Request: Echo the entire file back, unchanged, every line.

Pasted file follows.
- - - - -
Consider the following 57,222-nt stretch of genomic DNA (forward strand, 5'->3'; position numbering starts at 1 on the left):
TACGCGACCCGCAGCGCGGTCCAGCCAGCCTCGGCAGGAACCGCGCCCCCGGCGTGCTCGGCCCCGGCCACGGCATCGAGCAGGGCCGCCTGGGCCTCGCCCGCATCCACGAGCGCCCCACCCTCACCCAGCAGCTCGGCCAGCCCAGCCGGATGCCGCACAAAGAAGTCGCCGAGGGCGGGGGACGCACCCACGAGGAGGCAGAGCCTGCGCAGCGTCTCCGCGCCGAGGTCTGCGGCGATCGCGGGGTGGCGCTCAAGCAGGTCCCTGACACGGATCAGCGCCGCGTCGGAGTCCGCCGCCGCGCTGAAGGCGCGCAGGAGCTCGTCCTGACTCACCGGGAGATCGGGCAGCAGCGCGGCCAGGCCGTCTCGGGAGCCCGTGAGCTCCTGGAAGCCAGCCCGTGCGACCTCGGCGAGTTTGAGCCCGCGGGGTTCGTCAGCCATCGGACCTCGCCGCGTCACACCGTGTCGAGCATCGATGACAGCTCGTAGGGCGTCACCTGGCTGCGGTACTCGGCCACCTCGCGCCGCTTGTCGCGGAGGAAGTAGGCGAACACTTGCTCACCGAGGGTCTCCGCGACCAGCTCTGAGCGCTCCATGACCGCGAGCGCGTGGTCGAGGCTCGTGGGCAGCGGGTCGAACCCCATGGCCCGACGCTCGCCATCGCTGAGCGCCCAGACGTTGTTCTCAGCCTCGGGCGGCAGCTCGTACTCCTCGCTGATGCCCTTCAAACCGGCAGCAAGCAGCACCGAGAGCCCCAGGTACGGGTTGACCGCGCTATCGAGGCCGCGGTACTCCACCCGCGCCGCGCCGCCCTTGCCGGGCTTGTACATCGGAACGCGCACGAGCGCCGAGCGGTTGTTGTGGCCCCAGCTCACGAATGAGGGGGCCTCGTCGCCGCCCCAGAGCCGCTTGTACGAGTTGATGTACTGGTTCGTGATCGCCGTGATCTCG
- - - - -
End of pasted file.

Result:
Consider the following 57,222-nt stretch of genomic DNA (forward strand, 5'->3'; position numbering starts at 1 on the left):
TACGCGACCCGCAGCGCGGTCCAGCCAGCCTCGGCAGGAACCGCGCCCCCGGCGTGCTCGGCCCCGGCCACGGCATCGAGCAGGGCCGCCTGGGCCTCGCCCGCATCCACGAGCGCCCCACCCTCACCCAGCAGCTCGGCCAGCCCAGCCGGATGCCGCACAAAGAAGTCGCCGAGGGCGGGGGACGCACCCACGAGGAGGCAGAGCCTGCGCAGCGTCTCCGCGCCGAGGTCTGCGGCGATCGCGGGGTGGCGCTCAAGCAGGTCCCTGACACGGATCAGCGCCGCGTCGGAGTCCGCCGCCGCGCTGAAGGCGCGCAGGAGCTCGTCCTGACTCACCGGGAGATCGGGCAGCAGCGCGGCCAGGCCGTCTCGGGAGCCCGTGAGCTCCTGGAAGCCAGCCCGTGCGACCTCGGCGAGTTTGAGCCCGCGGGGTTCGTCAGCCATCGGACCTCGCCGCGTCACACCGTGTCGAGCATCGATGACAGCTCGTAGGGCGTCACCTGGCTGCGGTACTCGGCCACCTCGCGCCGCTTGTCGCGGAGGAAGTAGGCGAACACTTGCTCACCGAGGGTCTCCGCGACCAGCTCTGAGCGCTCCATGACCGCGAGCGCGTGGTCGAGGCTCGTGGGCAGCGGGTCGAACCCCATGGCCCGACGCTCGCCATCGCTGAGCGCCCAGACGTTGTTCTCAGCCTCGGGCGGCAGCTCGTACTCCTCGCTGATGCCCTTCAAACCGGCAGCAAGCAGCACCGAGAGCCCCAGGTACGGGTTGACCGCGCTATCGAGGCCGCGGTACTCCACCCGCGCCGCGCCGCCCTTGCCGGGCTTGTACATCGGAACGCGCACGAGCGCCGAGCGGTTGTTGTGGCCCCAGCTCACGAATGAGGGGGCCTCGTCGCCGCCCCAGAGCCGCTTGTACGAGTTGATGTACTGGTTCGTGATCGCCGTGATCTCG